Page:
- of, relating to, or characterized by sarcasm: a sarcastic reply.
- using or given to the use of sarcasm: His business failures made him sarcastic about other people's ventures.
Origin of sarcastic
SynonymsSee more synonyms for on Thesaurus.com
Examples from the Web for sarcastic
He reminds me a lot of my own brothers who are funny, smart, and sarcastic dudes.Carrie Coon on ‘The Leftovers,’ That Wild Finale, Her Apocalyptic Visions, and ‘Gone Girl’
September 9, 2014
Hoffman plays Jon Savage, the sarcastic and pessimistic brother (and confidant) to his sister, Wendy.Philip Seymour Hoffman’s Best Performances: ‘Boogie Nights,’ ‘Capote,’ and More
February 2, 2014
The acting is top-notch, and Parsons has won a pair of Emmys for his turn as the witty, sarcastic Sheldon.Is Life Without CBS Really So Bad for Time Warner Customers?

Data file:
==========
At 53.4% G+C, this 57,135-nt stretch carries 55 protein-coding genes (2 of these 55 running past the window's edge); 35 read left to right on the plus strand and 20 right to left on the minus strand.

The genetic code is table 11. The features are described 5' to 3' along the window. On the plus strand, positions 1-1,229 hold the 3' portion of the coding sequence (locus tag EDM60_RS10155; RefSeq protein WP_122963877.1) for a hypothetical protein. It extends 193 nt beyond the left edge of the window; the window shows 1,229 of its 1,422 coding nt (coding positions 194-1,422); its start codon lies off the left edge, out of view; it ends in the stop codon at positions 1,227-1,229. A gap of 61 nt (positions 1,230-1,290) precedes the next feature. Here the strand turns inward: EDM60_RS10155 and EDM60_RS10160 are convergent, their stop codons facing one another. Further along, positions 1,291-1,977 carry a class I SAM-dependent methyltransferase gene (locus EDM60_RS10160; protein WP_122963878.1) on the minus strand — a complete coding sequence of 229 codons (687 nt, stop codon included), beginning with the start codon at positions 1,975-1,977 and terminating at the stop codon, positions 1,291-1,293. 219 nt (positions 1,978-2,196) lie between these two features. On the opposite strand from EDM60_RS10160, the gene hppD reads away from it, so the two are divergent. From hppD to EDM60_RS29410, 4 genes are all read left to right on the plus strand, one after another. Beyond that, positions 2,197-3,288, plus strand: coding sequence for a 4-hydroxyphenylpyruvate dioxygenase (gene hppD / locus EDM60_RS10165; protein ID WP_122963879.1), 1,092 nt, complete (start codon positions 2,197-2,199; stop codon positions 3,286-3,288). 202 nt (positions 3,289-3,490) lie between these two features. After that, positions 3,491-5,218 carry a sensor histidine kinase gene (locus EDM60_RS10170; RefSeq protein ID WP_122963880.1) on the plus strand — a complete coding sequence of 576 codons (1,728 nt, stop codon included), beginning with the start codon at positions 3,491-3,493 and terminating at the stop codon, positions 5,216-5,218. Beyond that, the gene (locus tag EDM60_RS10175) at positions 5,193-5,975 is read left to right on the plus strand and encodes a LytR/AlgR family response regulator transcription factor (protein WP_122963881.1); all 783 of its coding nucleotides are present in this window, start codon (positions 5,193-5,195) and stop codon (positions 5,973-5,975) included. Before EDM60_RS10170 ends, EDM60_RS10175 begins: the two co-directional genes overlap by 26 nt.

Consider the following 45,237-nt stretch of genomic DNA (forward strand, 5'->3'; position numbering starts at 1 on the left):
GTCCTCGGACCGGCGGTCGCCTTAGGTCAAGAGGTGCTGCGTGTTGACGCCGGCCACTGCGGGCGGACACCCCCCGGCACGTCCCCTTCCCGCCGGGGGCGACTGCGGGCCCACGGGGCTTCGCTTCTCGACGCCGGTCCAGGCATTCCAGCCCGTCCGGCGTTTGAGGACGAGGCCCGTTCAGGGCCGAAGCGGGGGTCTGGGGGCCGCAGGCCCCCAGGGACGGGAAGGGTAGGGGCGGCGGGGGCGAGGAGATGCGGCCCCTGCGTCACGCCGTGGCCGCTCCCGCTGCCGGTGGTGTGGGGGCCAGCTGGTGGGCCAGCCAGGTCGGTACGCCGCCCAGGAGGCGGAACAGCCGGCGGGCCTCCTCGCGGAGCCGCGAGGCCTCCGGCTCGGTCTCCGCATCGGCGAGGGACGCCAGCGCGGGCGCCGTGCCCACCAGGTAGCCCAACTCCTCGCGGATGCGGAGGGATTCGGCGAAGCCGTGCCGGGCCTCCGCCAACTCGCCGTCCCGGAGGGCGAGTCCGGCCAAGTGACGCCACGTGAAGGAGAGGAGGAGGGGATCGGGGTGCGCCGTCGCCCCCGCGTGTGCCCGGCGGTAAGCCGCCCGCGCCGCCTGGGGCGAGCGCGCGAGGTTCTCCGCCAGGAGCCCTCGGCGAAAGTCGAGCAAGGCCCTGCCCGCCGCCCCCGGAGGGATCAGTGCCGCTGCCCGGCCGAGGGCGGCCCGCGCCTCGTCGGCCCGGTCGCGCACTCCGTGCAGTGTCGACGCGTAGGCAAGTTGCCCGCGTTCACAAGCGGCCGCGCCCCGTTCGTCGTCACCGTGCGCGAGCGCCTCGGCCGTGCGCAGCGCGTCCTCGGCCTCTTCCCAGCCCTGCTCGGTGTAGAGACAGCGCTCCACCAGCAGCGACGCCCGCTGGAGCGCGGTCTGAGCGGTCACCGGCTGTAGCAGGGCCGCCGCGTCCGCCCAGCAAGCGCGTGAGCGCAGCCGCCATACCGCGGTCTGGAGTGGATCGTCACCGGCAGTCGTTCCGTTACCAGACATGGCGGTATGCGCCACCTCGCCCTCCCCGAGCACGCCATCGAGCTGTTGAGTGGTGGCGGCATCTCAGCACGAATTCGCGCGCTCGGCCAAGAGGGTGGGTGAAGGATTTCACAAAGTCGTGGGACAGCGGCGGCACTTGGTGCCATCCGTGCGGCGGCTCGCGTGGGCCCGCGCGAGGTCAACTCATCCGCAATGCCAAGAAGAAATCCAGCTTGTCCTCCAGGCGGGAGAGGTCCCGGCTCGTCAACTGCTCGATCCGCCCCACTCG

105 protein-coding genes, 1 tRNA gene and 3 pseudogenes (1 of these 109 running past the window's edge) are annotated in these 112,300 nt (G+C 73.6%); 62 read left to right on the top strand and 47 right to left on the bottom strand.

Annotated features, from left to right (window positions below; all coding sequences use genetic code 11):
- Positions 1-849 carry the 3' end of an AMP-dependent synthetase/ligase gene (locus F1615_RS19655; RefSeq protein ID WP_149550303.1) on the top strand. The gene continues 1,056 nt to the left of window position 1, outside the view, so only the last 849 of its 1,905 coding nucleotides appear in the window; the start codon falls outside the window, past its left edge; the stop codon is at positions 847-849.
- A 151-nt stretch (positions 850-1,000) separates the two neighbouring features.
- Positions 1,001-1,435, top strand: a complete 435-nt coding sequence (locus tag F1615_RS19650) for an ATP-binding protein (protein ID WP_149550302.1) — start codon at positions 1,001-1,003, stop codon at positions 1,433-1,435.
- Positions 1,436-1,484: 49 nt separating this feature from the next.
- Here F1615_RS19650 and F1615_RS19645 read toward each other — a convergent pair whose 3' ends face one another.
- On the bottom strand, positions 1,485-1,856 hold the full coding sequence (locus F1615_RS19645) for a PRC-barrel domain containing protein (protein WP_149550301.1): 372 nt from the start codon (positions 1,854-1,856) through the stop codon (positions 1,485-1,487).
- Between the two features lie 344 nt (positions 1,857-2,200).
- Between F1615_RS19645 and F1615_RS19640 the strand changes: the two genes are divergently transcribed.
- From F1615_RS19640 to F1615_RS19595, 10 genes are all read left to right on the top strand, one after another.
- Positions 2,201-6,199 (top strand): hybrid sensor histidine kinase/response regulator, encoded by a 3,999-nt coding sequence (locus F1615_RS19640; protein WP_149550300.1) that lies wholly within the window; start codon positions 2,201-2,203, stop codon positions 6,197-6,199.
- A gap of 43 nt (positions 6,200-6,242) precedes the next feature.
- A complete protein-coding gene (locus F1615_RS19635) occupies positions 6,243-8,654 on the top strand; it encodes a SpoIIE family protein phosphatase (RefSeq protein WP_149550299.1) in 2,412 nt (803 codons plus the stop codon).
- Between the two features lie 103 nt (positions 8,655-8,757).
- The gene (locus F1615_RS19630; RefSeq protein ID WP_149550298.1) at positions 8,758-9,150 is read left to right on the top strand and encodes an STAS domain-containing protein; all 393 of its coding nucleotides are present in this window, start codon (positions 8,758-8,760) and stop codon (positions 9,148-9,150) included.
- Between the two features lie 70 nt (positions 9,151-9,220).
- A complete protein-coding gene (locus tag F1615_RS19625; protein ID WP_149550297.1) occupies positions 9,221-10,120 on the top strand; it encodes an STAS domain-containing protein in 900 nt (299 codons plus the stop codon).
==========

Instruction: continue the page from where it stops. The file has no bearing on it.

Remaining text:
August 8, 2013
And Downey is at his sarcastic, vulnerable, and megalomaniacal best in Iron Man 3.‘Iron Man 3,’ Starring Robert Downey Jr., Is Loud, Quippy, Ridiculous Fun
May 1, 2013
Olmert took his leave with a sarcastic, though not angry, expression of gratitude.Olmert Plays The Clown At Jerusalem Post Conference
April 29, 2013
He was awfully handsome and as clever and sarcastic as anything.The Greater Inclination
Then Massot, with his sarcastic impudence, summed up the situation.The Three Cities Trilogy, Complete
"I've been 'following the gleam,'" said Coryston, with a sarcastic mouth.The Coryston Family
Mrs. Humphry Ward
And he finished with a sarcastic allusion, the drift of which was as yet patent to him alone.His Masterpiece
Gone were the days of sarcastic ridicule, of visionary politics.Stories of a Western Town
- characterized by sarcasm
- given to the use of sarcasm
Word Origin and History for sarcastic
1690s, from sarcasm, perhaps on the model of enthusiastic. Related: Sarcastical (1640s); sarcastically.